To say I was angsty as a teenager is something of a majestic understatement. I was miserable, for a host of reasons. And I had suitably angsty intense relationships with really awful, unsuitable, self absorbed guys who were interested more in screwing with my already ruffled emotions than they were any genuine efforts at being a couple. One particular guy was an absolute waste, and I am horrified that I spent so much time trying to make this fool happy.
Reading Twilight reminds me heavily of my angsty teen self, and how ridiculous it was that I expected rainbows and happiness when, let’s be honest, teenagerdom is pretty fucking miserable all around. It makes me think of a really old, navel gazing Alanis Morissette song wherein she says, “You were plenty self-destructive for my tastes at the time/ I used to say, the more tragic the better.” Yeah. That about sums up my teen years, and this book.
I’m still reading this thing, persevering to the end, trying to figure out what all the fuss is about, why so many people absolutely adore this book to the point that they set up bulletin boards and fan sites and, for God’s sake, whatever you do, don’t search “Bella” or “Twilight” on Etsy or you’ll get so much jewelry with swans and crap you’ll want to set your eyeballs on fire. The Twilight fandom is a serious fandom.
In case, like me, you’ve been under a rock for awhile (how’s your rock? Mine’s awesome!) and haven’t read or heard of this series, here’s the nutshell: klutzy teen Bella Swan moves to exceptionally small gloomy town in the Pacific Northwest to live with her father, who is so absent he might as well not be a parent so much as a chaperone who falls asleep or, in this case, goes fishing a lot. Gloomy, Abercrombie-gorgeous Hottie McVampire Edward is playing at being a high school student with his adopted family, and seems profoundly disturbed by her presence, only to experience equally profound mood swings which allow him to pay extreme attention to her. Commence panting courtship.
I do get the elements that are so sultry and seductive about the plotline: he’s over the moon about her; he can’t stop thinking about her. He’s mysterious, he’s dark and gloomy, he’s like angst and sexy rolled up in a sparkly taco shell. He’s isolated and longing for her, yadda yadda yadda. And I can see why some readers adore the plotline where she reveals him and gains solo entrance into his world, is the only one to make him smile, etc.
But what I don’t get is the degree of isolation that accompanies that entrance. I can’t even explain how uncomfortable their self-imposed alienation makes me feel. The former angsty teenager in my shriveled, echoing heart is all over it, because dude. Hot angst biscuit wants her and only her and after six weeks let’s make declarations of loooooove. He’ll watch over her while she sleeps, he’ll sneak into her home, he’ll insert himself silently into every part of her world. Former Angsty Sarah can see why that’s incredibly seductive, especially when one is feeling lonely and without anyone who truly understands.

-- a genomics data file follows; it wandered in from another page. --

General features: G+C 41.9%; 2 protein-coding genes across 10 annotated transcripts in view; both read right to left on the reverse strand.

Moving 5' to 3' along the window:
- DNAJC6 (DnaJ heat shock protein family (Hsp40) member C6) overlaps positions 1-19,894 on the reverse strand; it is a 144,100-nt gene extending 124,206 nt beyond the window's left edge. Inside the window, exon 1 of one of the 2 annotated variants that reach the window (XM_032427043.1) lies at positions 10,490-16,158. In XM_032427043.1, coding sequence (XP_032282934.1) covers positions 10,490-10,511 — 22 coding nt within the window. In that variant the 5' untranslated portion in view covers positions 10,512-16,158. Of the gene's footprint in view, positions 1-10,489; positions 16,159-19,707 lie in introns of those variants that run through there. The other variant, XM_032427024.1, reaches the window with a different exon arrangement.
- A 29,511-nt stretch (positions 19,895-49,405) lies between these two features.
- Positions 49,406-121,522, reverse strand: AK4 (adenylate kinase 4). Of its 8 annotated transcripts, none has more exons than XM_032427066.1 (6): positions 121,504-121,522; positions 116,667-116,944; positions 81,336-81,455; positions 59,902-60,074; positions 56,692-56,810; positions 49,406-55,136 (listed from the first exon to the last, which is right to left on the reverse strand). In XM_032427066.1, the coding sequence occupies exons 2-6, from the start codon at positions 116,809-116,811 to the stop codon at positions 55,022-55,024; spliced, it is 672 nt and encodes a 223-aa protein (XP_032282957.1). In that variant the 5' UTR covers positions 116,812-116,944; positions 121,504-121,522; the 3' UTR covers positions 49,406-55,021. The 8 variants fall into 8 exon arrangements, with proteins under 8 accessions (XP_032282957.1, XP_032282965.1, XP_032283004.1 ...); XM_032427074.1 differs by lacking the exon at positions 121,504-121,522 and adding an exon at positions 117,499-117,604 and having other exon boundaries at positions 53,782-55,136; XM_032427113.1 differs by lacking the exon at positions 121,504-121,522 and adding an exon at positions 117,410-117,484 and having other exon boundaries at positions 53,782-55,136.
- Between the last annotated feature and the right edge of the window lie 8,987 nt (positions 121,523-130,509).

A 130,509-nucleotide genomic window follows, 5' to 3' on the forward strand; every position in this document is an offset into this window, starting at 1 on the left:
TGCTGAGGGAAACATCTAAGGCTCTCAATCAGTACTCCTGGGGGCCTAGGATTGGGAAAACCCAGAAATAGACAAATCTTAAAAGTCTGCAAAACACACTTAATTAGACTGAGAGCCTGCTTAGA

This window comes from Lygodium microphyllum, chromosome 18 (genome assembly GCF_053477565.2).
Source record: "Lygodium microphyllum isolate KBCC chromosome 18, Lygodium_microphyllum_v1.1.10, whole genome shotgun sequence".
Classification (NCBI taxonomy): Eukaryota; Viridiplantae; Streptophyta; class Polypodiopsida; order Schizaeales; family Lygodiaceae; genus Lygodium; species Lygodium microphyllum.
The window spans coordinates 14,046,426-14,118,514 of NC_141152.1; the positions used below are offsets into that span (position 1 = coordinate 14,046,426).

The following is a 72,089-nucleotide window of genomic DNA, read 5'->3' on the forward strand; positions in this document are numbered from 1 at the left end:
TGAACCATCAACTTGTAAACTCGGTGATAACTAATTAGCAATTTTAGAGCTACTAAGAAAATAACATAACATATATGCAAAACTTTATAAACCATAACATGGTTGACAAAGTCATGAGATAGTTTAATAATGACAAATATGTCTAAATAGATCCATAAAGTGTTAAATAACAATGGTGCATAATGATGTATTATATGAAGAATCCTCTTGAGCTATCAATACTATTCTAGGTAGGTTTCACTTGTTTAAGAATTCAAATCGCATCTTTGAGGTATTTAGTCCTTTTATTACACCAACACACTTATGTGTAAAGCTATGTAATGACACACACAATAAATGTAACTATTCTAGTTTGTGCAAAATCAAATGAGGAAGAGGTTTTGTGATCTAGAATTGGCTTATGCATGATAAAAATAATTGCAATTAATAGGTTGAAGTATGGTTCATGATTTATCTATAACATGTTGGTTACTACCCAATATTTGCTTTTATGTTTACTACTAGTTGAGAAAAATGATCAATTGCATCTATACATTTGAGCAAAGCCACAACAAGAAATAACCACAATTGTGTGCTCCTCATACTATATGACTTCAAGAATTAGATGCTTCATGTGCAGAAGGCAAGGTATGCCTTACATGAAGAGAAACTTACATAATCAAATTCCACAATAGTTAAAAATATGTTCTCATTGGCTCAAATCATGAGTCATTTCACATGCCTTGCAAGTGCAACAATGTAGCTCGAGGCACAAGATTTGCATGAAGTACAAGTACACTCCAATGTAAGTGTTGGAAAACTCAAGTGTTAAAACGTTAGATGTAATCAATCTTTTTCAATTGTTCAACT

Currently Adult Sarah, who is a lot older and one would hope marginally wiser than F.A.S. is majorly squicked out. The imbalance of power between these two characters is significant, and his moodswings don’t help much. He’s annoyed, he’s irritated, he’s blissful! He’s sparkly, he’s angry, he’s irritated again. But what really bothers me is the degree to which Bella subsumes her identity at every turn. She inserts herself into her father’s home by doing the things that will make him happy (cooking, laundry, making herself scarce when he wants to go fishing and is troubled by feelings of potential parental responsibility) with minimal fuss. She inserts herself into Edward’s world by doing the same – the biggest show of spine she has (so far, I’m on page 3,546,775 of 7,532,668) is asking a shit ton of questions, but mostly only with his permission to do so. She’s a mismatched dichotomy of the teen no one notices and the teen everyone notices and it doesn’t fit well on her, nor does it make for an interesting character. Even her name as a reference to her character is klunky: Bella Swan? COME ON NOW AND I MEANT IT.
Meyer’s writing is nothing to hyperventilate over, in my opinion, except for its tendency to hyperventilate in moments of drama. That said, I don’t necessarily see the point in condemning a book and saying no one should read it, it’s awful, omg, alert the vampires that a terrible insult has been laid upon them. Meyer definitely taps into the dark, mysterious tortured hero, one of my personal favorite archetypes, but the degree to which Edward’s intensity is focused on Bella, and the degree to which he shifts in mood and action (he’s here! He’s gone! He’s back! Whee! Do vampires get frequent flyer miles because damn, he gets elite status in, like, a week.) doesn’t seem to level out. And while Edward is a 9.0 on the Richter scale in terms of mood variations, Bella mopes from meh to meh. I’m curious about the movie, simply because the actress playing her is exceptionally talented, and could revive the character to a more vibrant portrayal. The book’s version of Bella and Edward reads to me like pairing lukewarm milk with a Red Savina pepper.
My wishlist for this book is a mile long in terms of things I wished had been a little different, a little better, a little more sparkly, if you’ll pardon the pun, but mostly I wish I could understand what it is about the book that sends so many people over the moon in terms of their adoration and pursuit of more. Either way, if this book makes people sunny and moony at the same time, more happiness to them. Whatever floats your boat. Or sparkles your vampire.